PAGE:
Informit Australian Public Affairs Full Text
By Kirsten Perris | 5 May 2020
Series: Our favourite State Library eresources.
People often ask us what our most loved eresources are. Admittedly we all have a favourite, or two, or three. It’s hard to pick as there are so many wonderful State Library eresources available. In this series our Librarians and Library Technicians share with you their most favourite eresources and how they’ve been used to solve research queries.
Next in the series we look at Informit Australian Public Affairs Full Text (APAFT), a big favourite of Librarian Jennifer Freeman.
Image of Informit Australian Public Affairs Full Text (APAFT) home page
So why is APAFT so fabulous?
APAFT provides access to Australian journal literature in the social sciences and humanities. It covers some popular magazines like the Women’s Weekly and The Bulletin, but also newspapers, scholarly journals, conference papers and book reviews. It remains the quintessential resource for Australian scholarly literature.
A bit more about APAFT
APAFT started in 1945 as APAIS (Australian Public Affairs Information Service), and is still the oldest and most reliable sources for finding Australian journal literature. APAIS came out on a monthly basis, and indexed Australian journals held by the National Library of Australia. Indexing staff would carefully list all the articles they found in the journals they received under an array of subject headings. This way, year by year, you could track all significant articles on any given topic, across all disciplines published in Australia. For those who need to find historical articles published in Australia, this is the publication to use.
APAIS became available online through the INFORMIT service in the late 1970s and changed its name to APAFT (Australian Public Affairs Full Text) when full text was added to the records in 1995.
There are now over 560 journals indexed in this database, dating from 1978. As its name suggests, APAFT subject coverage includes current affairs, economics, humanities, law, literature, politics and social sciences. If you are after a scholarly article that has been published in Australia or written by or about an Australian and published abroad, chances are you’ll find it in APAFT.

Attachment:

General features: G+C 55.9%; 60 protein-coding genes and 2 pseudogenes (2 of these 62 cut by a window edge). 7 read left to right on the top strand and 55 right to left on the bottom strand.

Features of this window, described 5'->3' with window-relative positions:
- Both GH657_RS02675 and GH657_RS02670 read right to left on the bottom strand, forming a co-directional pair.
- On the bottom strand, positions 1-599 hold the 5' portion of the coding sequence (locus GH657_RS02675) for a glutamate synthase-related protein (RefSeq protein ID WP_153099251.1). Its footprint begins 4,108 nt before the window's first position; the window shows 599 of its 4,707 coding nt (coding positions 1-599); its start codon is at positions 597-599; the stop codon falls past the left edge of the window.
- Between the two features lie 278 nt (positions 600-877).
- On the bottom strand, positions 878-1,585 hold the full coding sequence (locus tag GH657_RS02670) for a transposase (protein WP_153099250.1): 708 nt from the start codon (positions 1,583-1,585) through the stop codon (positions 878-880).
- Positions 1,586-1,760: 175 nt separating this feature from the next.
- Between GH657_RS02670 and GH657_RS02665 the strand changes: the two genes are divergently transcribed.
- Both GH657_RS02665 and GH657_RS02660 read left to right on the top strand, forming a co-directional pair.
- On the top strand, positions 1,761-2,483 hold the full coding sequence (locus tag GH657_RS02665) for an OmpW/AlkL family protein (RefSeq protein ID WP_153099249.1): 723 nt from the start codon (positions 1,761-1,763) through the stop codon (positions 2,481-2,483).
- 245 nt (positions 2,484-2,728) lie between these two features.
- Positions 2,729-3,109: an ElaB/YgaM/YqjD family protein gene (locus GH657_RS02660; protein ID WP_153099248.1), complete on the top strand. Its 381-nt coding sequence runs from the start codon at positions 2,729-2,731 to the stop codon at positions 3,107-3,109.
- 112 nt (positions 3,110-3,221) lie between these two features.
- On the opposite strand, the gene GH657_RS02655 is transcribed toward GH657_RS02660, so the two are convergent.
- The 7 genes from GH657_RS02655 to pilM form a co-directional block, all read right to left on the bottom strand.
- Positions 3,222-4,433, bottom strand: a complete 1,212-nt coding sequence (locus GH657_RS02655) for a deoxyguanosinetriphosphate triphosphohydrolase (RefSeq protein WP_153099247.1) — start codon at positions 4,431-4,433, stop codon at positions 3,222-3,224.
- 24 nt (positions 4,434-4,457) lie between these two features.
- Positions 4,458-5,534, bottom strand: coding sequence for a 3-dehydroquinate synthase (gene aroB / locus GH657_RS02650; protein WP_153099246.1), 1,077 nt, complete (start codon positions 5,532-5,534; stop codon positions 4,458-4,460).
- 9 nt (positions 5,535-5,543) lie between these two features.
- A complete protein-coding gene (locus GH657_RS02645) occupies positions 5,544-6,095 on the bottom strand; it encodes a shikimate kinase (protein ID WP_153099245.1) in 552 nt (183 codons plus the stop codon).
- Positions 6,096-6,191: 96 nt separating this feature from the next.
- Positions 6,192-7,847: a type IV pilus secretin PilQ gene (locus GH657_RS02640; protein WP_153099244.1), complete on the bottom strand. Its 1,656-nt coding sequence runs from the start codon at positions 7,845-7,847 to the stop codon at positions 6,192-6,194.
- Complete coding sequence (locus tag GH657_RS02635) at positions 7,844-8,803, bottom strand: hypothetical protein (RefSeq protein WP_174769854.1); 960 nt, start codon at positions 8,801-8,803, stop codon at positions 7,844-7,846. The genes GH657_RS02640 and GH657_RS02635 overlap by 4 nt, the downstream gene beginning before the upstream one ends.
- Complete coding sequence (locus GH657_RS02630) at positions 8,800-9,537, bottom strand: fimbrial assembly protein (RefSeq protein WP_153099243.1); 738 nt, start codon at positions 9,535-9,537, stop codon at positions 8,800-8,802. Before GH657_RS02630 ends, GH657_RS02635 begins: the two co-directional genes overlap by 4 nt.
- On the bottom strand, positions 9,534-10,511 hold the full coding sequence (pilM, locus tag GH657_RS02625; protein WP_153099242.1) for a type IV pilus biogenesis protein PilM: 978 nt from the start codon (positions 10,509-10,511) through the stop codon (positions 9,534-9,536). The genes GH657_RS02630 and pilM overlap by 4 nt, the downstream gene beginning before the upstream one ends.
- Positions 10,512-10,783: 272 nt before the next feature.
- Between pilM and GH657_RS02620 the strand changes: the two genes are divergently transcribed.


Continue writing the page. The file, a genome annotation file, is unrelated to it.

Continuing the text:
Some of the key journal titles you will find indexed in APAFT:
- Australian Literary Studies
- Australian Aboriginal Studies
- Australian Journal of Social Issues
- Griffith Review
- Journal of Australian Political Economy
- Journal of Industrial Relations
- Journal of the Royal Australian Historical Society
- Meanjin Quarterly
- Queensland History Journal
It’s easy to find the journal you need by checking the A-Z list of publications – there is always an indicator if the journal is peer reviewed and in full text.
Standout features in APAFT
One of the outstanding features of APAFT is its facility to create sets of results that can be combined with connectors like ‘AND’, ‘OR’ and ‘NOT’. For those of you needing to do more complicated searches, this is a stand-out feature. Not only can you create many sets, but you can save the search and run it periodically to pick up new material added to the database. Results can be downloaded in various formats, emailed or printed. Here is an example of a search, including the first two results:
Image of search screen from Informit Australian Public Affairs Full Text (APAFT) database
The other standout feature of this database is its continued use of formal subject headings, rather than the ubiquitous computer-generated keywords in more recent databases. This allows for more focused retrieval of results.
If you are studying or have secondary students at home needing authoritative articles of substance about any aspect of Australian society, APAFT is the go-to database. Use it to find essays by public intellectuals like David Marr or Helen Garner, articles about the Gonski education reforms, find background to issues like the Constitution, the Republic Referendum – the list is endless.
Here are some Coronavirus-related examples of the sorts of article that can be found in this wonderful eResource:
- Johnson, Niall. "The Atlas of Disease: mapping deadly epidemics and contagion from the plague to the zika virus" [Book Review]. Globe, The, No. 85, Jun 2019: 76-77.
- Finizio, Anna. "The politics of pandemics". Bulletin (Law Society of South Australia), Vol. 42, No. 3, Apr 2020: 24-25.
Image of part of article "The politics of pandemics" found through Informit Australian Public Affairs Full Text (APAFT) database
- Pearn, John. “Invisible Victims: Queensland children and the 1919 Influenza Pandemic”. Queensland History Journal, Volume 24, No. 4, Feb 2020.
Image of part of article "Invisible victims: Queensland children and the 1919 influenza pandemic" from Informit Australian Public Affairs Full Text (APAFT) database
- Townsend, Ian. "Learning from forgotten epidemics". Issues, No. 105, Dec 2013: 19-22.
Image of part of article from "Learnin from forgotten epidemics" from Informit Australian Public Affairs Full Text (APAFT) database
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